From my own personal perspective, I found it incredibly reassuring that all of the external ‘finishing’ aspects that you have covered, are things that I currently look for. Which perversely has me more concerned about missing a fake, because I should really know better.
I also have to give a minor amount of credit to the fakers, they really are pulling out all the stops and doing their best to copy Rolex. But as you have so clearly highlighted, the level of finish on the fake, just isn’t up to the Rolex standard. But that is of little help, if you don’t know what the real thing should look like. So having such detailed images of fake vs genuine is going to be incredibly helpful to many.
I was also really impressed with your advice in relation to checking bracelet reference numbers and removing links to check for authenticity. Very simple and straight forward things, but as you will well know, far too many people (especially valuers), don’t do the simple things.
For me the standout aspect to the analysis which taught me so much, was the section on the warranty card. I stopped working for an authorised Rolex stockiest in 2011 so my exposure to the current warranty cards has been limited. So to have such a detailed breakdown of all the current security features, again with so many clearly detailed photographs is worth the fee on its own.
I also appreciate the addition of the bracelet, movement, head weight section. I myself have been putting together a list of clean head weights, but it’s been slow going, so this is a very useful section.
Your advice on opening a case back and what to consider is incredibly prudent. As you will well know there is an argument by many in the valuing world that every watch, not just a Rolex should be opened and the movement checked when valuing. For me personally, opening a case up is number 10 of my 1-10 check list. It is something I will do, but only if I have need too and with the client’s written consent. And with high end watches, I am lucky enough to have access to several authorised workshops, so in those instances, I get them to do it. Because as you clearly state, opening a case back, opens up a whole can of the proverbial worms and unless you really know what you’re looking at once you are in there, what is the point?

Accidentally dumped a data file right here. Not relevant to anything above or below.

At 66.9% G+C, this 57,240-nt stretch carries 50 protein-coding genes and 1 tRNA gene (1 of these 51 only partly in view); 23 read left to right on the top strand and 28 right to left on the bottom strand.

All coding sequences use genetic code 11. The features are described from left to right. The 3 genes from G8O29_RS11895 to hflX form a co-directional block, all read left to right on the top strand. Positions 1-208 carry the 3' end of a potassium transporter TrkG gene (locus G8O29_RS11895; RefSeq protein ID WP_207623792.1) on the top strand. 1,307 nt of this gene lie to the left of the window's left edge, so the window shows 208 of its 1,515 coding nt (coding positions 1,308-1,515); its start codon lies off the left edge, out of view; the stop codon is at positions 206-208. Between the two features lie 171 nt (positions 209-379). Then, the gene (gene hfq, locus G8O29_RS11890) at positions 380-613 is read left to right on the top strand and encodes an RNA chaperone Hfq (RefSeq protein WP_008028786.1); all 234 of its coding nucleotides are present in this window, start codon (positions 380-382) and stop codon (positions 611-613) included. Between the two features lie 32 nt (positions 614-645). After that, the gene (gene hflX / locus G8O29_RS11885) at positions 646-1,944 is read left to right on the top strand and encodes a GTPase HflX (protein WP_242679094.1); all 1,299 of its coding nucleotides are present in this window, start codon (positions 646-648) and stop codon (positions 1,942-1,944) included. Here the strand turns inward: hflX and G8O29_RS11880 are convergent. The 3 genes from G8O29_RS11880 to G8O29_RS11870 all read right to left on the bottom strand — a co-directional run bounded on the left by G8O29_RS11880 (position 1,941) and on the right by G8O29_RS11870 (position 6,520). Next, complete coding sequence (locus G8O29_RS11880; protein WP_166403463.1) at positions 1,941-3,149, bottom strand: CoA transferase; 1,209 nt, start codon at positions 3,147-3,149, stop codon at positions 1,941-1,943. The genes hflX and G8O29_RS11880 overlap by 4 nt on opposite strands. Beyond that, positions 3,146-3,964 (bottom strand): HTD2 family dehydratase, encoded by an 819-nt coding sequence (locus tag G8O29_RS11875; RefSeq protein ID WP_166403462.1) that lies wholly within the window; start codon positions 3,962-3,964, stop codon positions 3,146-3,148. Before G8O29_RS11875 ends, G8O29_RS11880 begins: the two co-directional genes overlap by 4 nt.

Of course there are exceptions to this. If the watch is a vintage or a particularly rare or desirable watch, then yes absolutely you need to make sure the movement is correct. And if you’re buying pre-owned then I think every watch movement should be checked. To not do so, would be akin to buying a car and not checking to see if it started!
But for new or for valuers who are inexperienced with watches, this section clearly outlines many of the potential pitfalls of opening a case back, which they need to know. Some parts of the ‘must open’ argument make opening a case back sound as easy as opening your front door. So to have something that will give many pause for thought and ask, is this completely necessary, is incredibly useful.
Overall I am really impressed with the report and the level of detail it contains, it is a must for any valuer of company that deals in pre-owned Rolexes.
Please let me know how much I owe and I will make payment promptly. Also please put me down as a guaranteed purchaser of any revised or future reports such as this.“
“Having recently obtained a copy of Milton’s analysis, I can say that it is a fantastic addition . . . what Milton has covered is more the external, visual and cosmetic indicators of these newer fakes. Such as comparisons between the engraving, text font styles and level of finish on the watch head, bracelet and clasp.
The report also covers the new fake warranty cards, which even have fairly decent copies of the security features seen on the genuine cards, such as the UV-activated ‘Rolex’ pattern. Which I have to say are pretty good and could easily be missed if you didn’t know what to look for. The report also covers other accessories, such as boxes, booklets and swing tags, which often accompany these newer fakes.
So for those instances where opening the case back isn’t possible for whatever reason, or if you’re doing a post loss and all you have is the box and warranty card. Then this report will be an exceptionally useful addition to your reference library.”